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The Hanged Man
Picasso was an expert in the Tarot and in "The Unknown Masterpiece" he incorporates the symbolism of a number of Tarot cards. The most important of these, and one Picasso closely identifies with, is The Hanged Man. This card depicts a man whose hands are tied behind his back, hanging by one of his feet, between two trees.
The Hanged Man of the TarotInterpretations of the card vary, but it is generally seen to represent a self-sacrifice in which the subject, undergoes an important transformation, from a worldly, materialistic consciousness, to an awakened, spiritual consciousness.

The Hanged Man, is depicted in a state of solitude and submission to divine will. He hangs suspended between heaven and earth and his sacrifice brings him the rewards of knowledge and redemption.

The card corresponds with the Zodiacal sign of Scorpio, Picasso's birth sign, and the card's number, 12, represents the human characteristics of inspiration and personal development.

Ladder, 1934 DrawingThe central figure in Picasso's painting "The Three Dancers," incorporates the outstretched arms of a traditional Crucifixion in combination with the crossed legged crucifixion of The Hanged Man.

In "The Unknown Masterpiece", whose composition is largely derived from The Three Dancers, the central figure has one leg raised above the other on the steps of a ladder.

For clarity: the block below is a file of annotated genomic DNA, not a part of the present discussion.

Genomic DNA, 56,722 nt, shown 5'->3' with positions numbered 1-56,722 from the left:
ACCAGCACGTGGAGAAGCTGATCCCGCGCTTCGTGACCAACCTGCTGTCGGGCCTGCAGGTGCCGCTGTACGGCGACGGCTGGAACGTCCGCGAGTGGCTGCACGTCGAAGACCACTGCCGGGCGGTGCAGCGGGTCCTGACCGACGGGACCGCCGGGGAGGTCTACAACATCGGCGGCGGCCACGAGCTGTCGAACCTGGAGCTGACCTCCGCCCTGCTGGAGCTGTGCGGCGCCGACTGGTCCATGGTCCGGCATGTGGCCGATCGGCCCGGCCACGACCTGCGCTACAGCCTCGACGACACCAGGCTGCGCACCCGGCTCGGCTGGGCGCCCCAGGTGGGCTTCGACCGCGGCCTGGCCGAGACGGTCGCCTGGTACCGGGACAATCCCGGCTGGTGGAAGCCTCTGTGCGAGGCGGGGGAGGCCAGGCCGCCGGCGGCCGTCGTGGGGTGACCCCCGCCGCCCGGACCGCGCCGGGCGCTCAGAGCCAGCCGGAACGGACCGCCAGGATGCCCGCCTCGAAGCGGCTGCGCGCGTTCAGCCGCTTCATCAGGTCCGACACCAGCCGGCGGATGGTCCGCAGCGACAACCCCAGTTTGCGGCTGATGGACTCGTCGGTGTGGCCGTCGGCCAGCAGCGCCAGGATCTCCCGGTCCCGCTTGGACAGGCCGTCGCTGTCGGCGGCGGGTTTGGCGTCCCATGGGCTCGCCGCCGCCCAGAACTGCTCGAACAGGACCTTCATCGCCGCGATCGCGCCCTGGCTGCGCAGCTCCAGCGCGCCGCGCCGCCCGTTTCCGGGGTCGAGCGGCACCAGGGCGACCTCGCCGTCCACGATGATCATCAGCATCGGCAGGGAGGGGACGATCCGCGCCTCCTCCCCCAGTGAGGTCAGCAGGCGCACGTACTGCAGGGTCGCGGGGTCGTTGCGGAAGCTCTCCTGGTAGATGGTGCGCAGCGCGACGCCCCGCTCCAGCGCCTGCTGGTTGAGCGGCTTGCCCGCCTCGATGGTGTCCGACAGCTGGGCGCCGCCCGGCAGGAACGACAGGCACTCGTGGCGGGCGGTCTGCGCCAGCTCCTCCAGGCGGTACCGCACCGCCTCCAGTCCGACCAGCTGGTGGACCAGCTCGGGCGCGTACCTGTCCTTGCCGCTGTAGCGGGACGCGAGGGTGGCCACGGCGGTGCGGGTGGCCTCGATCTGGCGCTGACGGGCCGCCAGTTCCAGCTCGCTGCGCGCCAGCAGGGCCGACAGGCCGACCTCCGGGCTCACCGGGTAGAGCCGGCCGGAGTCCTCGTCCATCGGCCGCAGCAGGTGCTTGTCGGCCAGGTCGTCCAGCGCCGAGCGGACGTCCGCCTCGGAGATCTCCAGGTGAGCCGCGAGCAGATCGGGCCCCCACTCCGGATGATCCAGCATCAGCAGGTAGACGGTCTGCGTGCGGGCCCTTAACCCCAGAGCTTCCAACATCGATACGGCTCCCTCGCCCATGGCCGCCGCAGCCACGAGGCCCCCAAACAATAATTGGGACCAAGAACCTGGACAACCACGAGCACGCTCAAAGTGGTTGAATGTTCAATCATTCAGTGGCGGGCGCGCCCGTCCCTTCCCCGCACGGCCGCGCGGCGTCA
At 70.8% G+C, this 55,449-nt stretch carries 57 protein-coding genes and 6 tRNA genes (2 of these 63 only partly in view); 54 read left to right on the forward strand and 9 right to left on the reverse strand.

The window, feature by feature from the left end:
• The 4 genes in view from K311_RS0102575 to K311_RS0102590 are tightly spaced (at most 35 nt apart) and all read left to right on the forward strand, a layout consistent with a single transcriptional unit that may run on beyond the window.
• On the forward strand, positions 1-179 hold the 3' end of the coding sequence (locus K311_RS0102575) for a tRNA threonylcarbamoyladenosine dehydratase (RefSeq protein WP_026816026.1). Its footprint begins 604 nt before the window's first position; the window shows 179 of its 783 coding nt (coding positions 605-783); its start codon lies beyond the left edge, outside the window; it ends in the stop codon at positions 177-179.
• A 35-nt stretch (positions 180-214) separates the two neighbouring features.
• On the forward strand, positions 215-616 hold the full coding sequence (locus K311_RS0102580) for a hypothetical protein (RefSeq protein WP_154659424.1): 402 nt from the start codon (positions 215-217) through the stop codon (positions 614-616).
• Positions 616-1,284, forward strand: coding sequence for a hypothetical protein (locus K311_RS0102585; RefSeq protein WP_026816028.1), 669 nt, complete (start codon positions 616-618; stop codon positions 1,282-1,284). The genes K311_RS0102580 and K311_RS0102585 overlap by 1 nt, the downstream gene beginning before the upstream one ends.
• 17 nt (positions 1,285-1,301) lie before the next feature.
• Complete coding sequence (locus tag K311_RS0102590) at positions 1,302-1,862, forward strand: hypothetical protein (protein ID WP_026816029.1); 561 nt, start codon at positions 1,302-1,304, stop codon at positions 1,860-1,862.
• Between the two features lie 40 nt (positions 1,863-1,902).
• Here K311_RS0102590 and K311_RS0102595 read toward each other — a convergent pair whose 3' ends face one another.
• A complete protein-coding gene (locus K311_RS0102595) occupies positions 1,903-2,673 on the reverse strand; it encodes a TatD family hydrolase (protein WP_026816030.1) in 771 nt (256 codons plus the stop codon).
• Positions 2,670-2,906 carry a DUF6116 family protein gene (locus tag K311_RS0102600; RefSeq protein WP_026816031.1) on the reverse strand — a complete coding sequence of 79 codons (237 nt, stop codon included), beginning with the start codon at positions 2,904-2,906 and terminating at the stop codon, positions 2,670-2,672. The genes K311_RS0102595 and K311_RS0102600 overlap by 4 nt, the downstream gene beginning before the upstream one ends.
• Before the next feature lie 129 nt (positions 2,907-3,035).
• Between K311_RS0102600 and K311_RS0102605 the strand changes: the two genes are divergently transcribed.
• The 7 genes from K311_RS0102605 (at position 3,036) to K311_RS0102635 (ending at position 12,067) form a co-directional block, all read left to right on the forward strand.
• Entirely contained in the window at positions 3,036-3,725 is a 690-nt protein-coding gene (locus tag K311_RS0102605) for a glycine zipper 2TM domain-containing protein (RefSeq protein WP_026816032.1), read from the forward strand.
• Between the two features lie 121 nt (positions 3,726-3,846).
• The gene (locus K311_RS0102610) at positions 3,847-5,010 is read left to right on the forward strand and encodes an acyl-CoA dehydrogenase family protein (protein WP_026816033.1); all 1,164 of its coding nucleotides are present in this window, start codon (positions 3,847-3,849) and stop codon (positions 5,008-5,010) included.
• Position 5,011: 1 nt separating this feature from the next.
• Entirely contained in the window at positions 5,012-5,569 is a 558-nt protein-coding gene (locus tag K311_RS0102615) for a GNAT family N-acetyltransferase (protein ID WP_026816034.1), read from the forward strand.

If imagined from the side, the figure's legs would have the same crossed appearance as the legs of The Hanged Man and the central figure in The Three Dancers.

This reveals a cryptic identification between The Hanged Man and the central figure in the1934 drawing, who is. of course, none other than Picasso.

The origin of the Hanged Man is connected with the sacrifice of Odin, the chief of the Norse gods, who according to mythology, hung himself upside down in a tree for nine days to gain entry to the underworld and learn the meaning of the mysteries of the runes. As a precondition to this self sacrifice Odin was wounded with his own spear and had to take out one of his own eyes.

Picasso, who was extremely knowledgable, would have identified the Odinic sacrifice with Christ's crucifixion and with the 'crucified' exposure and self inflicted blindness of Oedipus.

Odin, according to myth, meets his end in a terrible apocalypse in which the universe too, is destroyed. The theme of the Odinic apocalypse, Ragnorok, would have also been well known to Picasso, not only because of his insatiable appetite for legends and myths, but also because it features in the final act of Die Gotterdammerung, the Twilight of the Gods, the final act of Wagner's most famous operatic work, The Ring Cycle. In Wagner's version, it is Odin who brings about Ragnorok, because of his pride. Wagner, signifies Ragnorok by the breaking of Odin's spear, the symbol of his power. Odin's spear, to Picasso, would have had important symbolic associations with the spear in Parsifal, and with the suggested spear in Picasso's own name.

Another important association between Odin and Picasso is that Odin's counterpart in the Southern pantheon is the god Hermes, or Mercury. Picasso had long been closely identified with Hermes, his friend in the early days, Guillaume Apollinaire, openly referred to Picasso, as Harlequin Trismegistus, in reference to Hermes Trismegistus or Hermes, the Thrice Great god of Alchemy.

JPG image (25 K) The Hanged Man of the Tarot
JPG image (15 K) Ladder, 1934 Drawing
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